In all cases, equation (18) was found to
give a better fit to the data; thus, it was selected for use. Results of FatigueCrackPropagation
Analysis
A computer program waswritten to apply equation(18) to the analysis of fatiguecrackpropagation data. It performed the following analytical steps: Computed crackpropagation rates from the (a , N . ) i 1 equation (15).
pairs by
Calculated Kmax values at each a for which a rate had been i calculated by selecting the appropriate stressintensityfactor formulation for the specimen geometry. Computed regression coefficients,C, and C, and optimized coefficient m by an iterative leastsquares procedure. Iterated until the minimum sum of squares of the deviations was achieved. Calculated standard error of estimate and sum of squares of the deviations. Tolerance limits of 90 percent and 99 percent with 95 percent confidencewere computed by the expression
46
(5)
Printed out statistical parameters and regression coefficients.
(
dl i' Keffi)
Plotted rate, d(21
data,
the
mean
curve, and tolerance limits. Extensive data setson five materials were analyzed by the methods described. These materials were 7075T6, 7075T7351,and 2024T3 aluminum alloys; 300M steel;and Ti6A14V alloy.
Fatiguecrackgrowthrate curves,
resulting from the regression analysis are presented in figures 25 through 29. These plots show the experimental data, the mean curve, and the tolerance limits as plotted on logarithmic axes d(2a)/dN
and Keff. Table 7 presents a
description of the data sets, regression and optimization coefficients, limits, and statistical parameters. Good consolidation and representation of the data were obtained in most cases. Particularly satisfactory results were achieved for the titanium alloy.
47
E
z
e
0
N V
v
Effective Stress Intensity Factor, Keff, MN/rn3’*
Figure 25.  Fatiguecrackpropagationrate curve for 7075T6 alloy.
48
L
IO
1000
1 0 0
Effective Stress Intensity Factor, K,ff,
MN/m3’*
Figure 26.  Fatiguecrackpropagationrate curve for 7075T7351 alloy.
49
102
IO^
IO^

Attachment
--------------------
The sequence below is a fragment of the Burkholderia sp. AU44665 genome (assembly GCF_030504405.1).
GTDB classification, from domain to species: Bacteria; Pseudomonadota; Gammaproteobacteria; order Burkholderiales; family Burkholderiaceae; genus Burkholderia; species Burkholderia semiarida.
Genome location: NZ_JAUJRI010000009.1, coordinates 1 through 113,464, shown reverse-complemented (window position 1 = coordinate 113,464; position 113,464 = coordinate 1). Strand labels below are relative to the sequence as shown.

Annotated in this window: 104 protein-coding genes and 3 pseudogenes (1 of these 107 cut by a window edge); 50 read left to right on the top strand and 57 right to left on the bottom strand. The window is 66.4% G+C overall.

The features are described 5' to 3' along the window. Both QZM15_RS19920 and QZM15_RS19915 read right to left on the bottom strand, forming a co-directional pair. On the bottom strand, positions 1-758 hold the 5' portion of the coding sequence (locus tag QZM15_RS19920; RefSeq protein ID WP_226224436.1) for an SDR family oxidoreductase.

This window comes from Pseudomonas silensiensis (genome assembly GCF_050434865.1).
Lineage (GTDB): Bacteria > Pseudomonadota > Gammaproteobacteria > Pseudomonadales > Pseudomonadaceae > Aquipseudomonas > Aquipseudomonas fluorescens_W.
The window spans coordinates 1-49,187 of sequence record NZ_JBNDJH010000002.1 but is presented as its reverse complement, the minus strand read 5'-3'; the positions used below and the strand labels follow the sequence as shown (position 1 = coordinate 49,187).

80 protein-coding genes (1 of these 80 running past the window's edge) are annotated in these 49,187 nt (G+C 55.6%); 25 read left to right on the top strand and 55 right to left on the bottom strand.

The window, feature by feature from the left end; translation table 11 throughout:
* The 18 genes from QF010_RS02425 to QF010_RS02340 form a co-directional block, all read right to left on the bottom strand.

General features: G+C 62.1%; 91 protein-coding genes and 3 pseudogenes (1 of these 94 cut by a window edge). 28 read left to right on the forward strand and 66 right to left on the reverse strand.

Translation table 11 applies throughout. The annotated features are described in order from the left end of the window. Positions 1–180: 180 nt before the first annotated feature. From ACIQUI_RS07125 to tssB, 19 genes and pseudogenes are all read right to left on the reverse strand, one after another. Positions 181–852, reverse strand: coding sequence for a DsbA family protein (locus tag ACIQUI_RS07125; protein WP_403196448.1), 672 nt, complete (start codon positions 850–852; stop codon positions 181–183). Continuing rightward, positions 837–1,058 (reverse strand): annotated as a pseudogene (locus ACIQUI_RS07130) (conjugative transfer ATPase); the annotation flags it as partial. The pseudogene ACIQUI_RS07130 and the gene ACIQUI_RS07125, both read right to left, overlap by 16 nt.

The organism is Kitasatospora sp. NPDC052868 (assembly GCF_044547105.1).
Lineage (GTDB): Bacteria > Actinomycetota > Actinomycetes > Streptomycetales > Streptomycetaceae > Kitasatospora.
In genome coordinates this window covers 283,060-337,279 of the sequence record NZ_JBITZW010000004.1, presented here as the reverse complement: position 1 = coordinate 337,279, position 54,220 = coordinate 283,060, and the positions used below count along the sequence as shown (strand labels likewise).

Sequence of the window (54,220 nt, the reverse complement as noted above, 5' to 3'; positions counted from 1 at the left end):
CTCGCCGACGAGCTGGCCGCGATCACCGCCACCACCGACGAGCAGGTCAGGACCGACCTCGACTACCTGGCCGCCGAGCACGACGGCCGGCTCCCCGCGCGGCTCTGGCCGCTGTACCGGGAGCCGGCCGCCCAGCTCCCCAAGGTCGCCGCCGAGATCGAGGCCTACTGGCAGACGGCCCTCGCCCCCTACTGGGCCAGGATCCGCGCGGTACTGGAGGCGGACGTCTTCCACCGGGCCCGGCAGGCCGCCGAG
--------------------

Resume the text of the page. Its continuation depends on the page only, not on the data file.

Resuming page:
IO+
10
IO^ $' +++
+
lo*
+
IO^
+
10"O
lo"
I
IO
Experimental data
1 0 0
Effective Stress Intensity Factor, Keff, MN/m3'* Figure 27.  Fatiguecrackpropagationrate curve for 2024T3 alloy.
50
aJ
c
0 (r
Effective Stress Intensity Factor, Keff, MN/ITI~’~
Figure 28.

Fatiguecrackpropagationrate curve fdr 300M steel.
51
+
Experimental data
Effective Stress Intensity Factor, Keff, MN/rn3’2 Figure 29.  Fatiguecrackpropagationrate curve for Ti6A14V alloy.
52
TABLE 7.

CRACKPROPAGATION DATA CONSOLIDATION
1
I
Material
Number Specimen 1 o f Data Typesa 1 Points,
2024T3 Bare and Clad Sheet and Plate
300M
746
cc
Plate
Ti6A14V Sheet and Forging
n
c2.
0.923
7075T6 Bare and Clad Sheet and Plate 7075T7351 Bare Sheet and Plate
I
,,2
Regression Standard Error o f 1 Coefficientsb I Estimates, ";I
cc CC,CT
1082
II
0.255
0.177
0.420
2.20 (2.00)
(130.00)
2.241
0.320
3.29 (3.00)
85.64 (78.00)
2.574
0.350
1.296
0.335
2.825
0.580
4.043
0.661 0.236 5.186
513 782
0.982
0,215
KC 9 ~ ~ /12 m 3 (ksiin.$)
4.490 3.465
0.912 0.252 4.207 0.952
Optimized Coefficients, m
4.046
4.36
142.74
109.90
(4.00) (100.00) 8.78
65.88
(8.00)
(60.00)
274.50 4.39 (4.00) (250.00)
a CC = centercracked specimen;CT = compacttension specimen. bRegression coefficients C, and C, were derived from data in terms of customary units. Convert resulting data toSI units (m/cycle) by multiplying rate by 0.0254 m/in.
I
cn w
Example of FatigueCrackGrowthRate
Calculation
The application of the crackgrowth rate model, equation (18), is now illustrated by an example for a centercracked panel. Suppose that it is wished to know the crackgrowth ratewhen a crack is 0.014m(0.543 in.) long in a 0.244 m (9.62 in.) wide Ti6A14V panel.
The panel is to be cyclically loaded
of 206.8 MN/d (30.0 ksi) with R = 0.70. to a maximum stress level
The procedure to be used is as follows: Step 1

Select the appropriate data for Ti6A14V from table 7. Thus,
Kc
C,
=
4.046
C,
=
2.825
m
=
0.580
n
=
782
=
274.50 MN/m3/"
KO = 4.39 s
Step 2
MN/ITI~/~
0.215 Y'X For the centercracked panel assume that =
4
= s rra sec (E) Kmax \W Using this relation, the maximum stressintensity factor is
found to be Kmax
=
30.4 MN/m3/2 (27.7 ksiin.2)